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Governments must ‘urgently’ act to provide trans healthcare during coronavirus, according to science

Vic Parsons May 24, 2020
Trans health: Scientists urge governments to consider impact of COVID-19

Pakistan's transgender community, already forced to the fringes of society, are being deprived of crucial support during the country's coronavirus lockdown. (ASIF HASSAN/AFP/Getty Images)

Existing inequalities that mean trans people are more likely to have mental and physical health problems are being exacerbated by coronavirus, according to scientists who are urging governments to act.

The COVID-19 crisis, the scientists say, has wrought “devastating psychological distress” on a global scale.

Before the pandemic, trans people already faced barriers to healthcare like a lack of specialists and long waiting lists for treatment (the average wait to see a gender specialist in the UK is three years), which means that “very few transgender individuals receive gender-affirming surgeries and hormone interventions, especially in low-income and middle-income countries”.

Writing in medical journal The Lancet, scientists from the Chinese National Clinical Research Centre on Mental Disorders and Peking University Third Hospital in China, and the universities of Oxford and De Montfort in the UK, say governments must urgently consider the impact of the pandemic on trans communities around the world.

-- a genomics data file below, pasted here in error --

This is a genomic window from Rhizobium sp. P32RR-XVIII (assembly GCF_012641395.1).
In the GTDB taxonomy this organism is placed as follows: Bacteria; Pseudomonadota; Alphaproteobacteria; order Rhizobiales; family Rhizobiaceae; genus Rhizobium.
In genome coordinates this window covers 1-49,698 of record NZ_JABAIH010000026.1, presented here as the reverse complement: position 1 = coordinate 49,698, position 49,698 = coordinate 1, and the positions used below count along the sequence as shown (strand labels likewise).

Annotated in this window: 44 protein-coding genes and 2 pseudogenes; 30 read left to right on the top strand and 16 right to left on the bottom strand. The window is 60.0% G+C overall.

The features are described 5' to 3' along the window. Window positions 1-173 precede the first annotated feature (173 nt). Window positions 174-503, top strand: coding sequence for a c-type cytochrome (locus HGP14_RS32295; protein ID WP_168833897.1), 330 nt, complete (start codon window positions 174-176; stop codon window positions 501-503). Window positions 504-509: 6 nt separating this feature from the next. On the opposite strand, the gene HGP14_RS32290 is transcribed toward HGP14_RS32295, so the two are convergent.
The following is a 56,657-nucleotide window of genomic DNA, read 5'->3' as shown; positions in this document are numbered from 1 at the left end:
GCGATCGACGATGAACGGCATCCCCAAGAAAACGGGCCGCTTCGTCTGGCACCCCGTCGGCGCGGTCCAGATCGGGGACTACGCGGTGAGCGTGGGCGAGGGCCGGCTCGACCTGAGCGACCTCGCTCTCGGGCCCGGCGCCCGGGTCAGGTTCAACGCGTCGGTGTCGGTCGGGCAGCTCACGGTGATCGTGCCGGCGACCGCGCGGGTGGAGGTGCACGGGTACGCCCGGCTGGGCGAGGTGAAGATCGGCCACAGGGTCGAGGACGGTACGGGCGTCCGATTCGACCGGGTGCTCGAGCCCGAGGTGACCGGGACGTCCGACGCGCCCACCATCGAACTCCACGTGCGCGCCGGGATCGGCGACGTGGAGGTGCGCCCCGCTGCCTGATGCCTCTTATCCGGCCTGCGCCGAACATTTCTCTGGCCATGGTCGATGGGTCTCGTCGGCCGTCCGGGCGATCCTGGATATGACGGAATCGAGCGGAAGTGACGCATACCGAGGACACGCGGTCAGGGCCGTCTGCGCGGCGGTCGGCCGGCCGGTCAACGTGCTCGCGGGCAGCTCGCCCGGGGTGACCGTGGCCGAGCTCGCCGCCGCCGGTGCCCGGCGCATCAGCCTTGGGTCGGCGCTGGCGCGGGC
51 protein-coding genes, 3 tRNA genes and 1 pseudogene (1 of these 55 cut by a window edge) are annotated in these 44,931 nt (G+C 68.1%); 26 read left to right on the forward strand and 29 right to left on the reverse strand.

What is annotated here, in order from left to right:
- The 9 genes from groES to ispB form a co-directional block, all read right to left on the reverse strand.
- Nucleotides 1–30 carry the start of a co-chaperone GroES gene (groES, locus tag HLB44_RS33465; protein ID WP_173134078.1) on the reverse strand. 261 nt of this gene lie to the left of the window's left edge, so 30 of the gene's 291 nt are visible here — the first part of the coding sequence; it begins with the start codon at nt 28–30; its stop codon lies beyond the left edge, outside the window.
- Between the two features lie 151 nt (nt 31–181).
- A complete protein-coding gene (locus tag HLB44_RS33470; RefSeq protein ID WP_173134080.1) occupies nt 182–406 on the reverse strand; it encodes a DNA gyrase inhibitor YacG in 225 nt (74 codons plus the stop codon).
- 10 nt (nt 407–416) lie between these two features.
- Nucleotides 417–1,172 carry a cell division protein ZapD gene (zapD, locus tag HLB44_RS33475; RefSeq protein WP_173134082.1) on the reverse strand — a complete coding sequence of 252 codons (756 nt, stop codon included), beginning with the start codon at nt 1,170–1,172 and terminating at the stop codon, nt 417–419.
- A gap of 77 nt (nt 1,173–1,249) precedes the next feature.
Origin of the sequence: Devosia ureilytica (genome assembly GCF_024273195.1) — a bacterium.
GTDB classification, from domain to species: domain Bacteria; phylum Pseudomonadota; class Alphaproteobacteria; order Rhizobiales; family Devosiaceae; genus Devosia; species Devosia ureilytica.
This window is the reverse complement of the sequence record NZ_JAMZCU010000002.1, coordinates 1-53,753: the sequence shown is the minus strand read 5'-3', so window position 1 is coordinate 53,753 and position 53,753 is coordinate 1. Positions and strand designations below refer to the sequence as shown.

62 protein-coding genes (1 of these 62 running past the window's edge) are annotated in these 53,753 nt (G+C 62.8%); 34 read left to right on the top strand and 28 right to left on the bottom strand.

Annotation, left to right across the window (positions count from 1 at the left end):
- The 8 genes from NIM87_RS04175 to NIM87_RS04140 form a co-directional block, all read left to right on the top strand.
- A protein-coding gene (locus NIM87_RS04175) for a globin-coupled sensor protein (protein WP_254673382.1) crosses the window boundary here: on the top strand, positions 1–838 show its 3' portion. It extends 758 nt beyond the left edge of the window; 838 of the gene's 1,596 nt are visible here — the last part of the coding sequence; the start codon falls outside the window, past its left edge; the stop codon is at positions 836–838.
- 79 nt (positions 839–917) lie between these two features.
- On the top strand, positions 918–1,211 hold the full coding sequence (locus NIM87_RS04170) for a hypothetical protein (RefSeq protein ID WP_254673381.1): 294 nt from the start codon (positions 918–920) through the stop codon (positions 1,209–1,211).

“As a marginalised group, inequalities faced by transgender individuals in policies and social aspects, such as legislated policies based on binary gender norms, could increase the risk of illness and mortality during the COVID-19 pandemic,” wrote the group of six scientists, who are endocrinologists and specialists in transgender healthcare.

“In addition, to prevent the potential overload of health-care systems by COVID-19 cases, most hospitals have cancelled or postponed elective procedures to save resources.

“Thus, it is even more difficult for transgender individuals to access hormone interventions and gender-affirming surgeries.

“Besides access to health care, it is also important to highlight mental health issues of transgender individuals.

“Previous studies showed that gender-affirming surgery was associated with reduced mental health problems.

“Because of the difficulties caused by coronavirus discussed above, it is likely that trans individuals are also facing challenging situations with regards to their mental health.”

The scientists are calling for governments to urgently find ways of making sure that trans people who are on hormone treatments don’t get that treatment suddenly stopped, and to provide remote, virtual appointments so that trans people can still be monitored by gender specialists.

“In response to the ongoing COVID-19 pandemic, we suggest that governments, policy makers, and the private sector should actively consider the unprecedented difficulties and situation faced by transgender people when planning to address the health-care crisis, and implement suitable strategies to help this minority group,” the group ends their letter.

More: Coronavirus, Gender Identity Clinics, mental health, The Lancet, trans healthcare, University of Oxford

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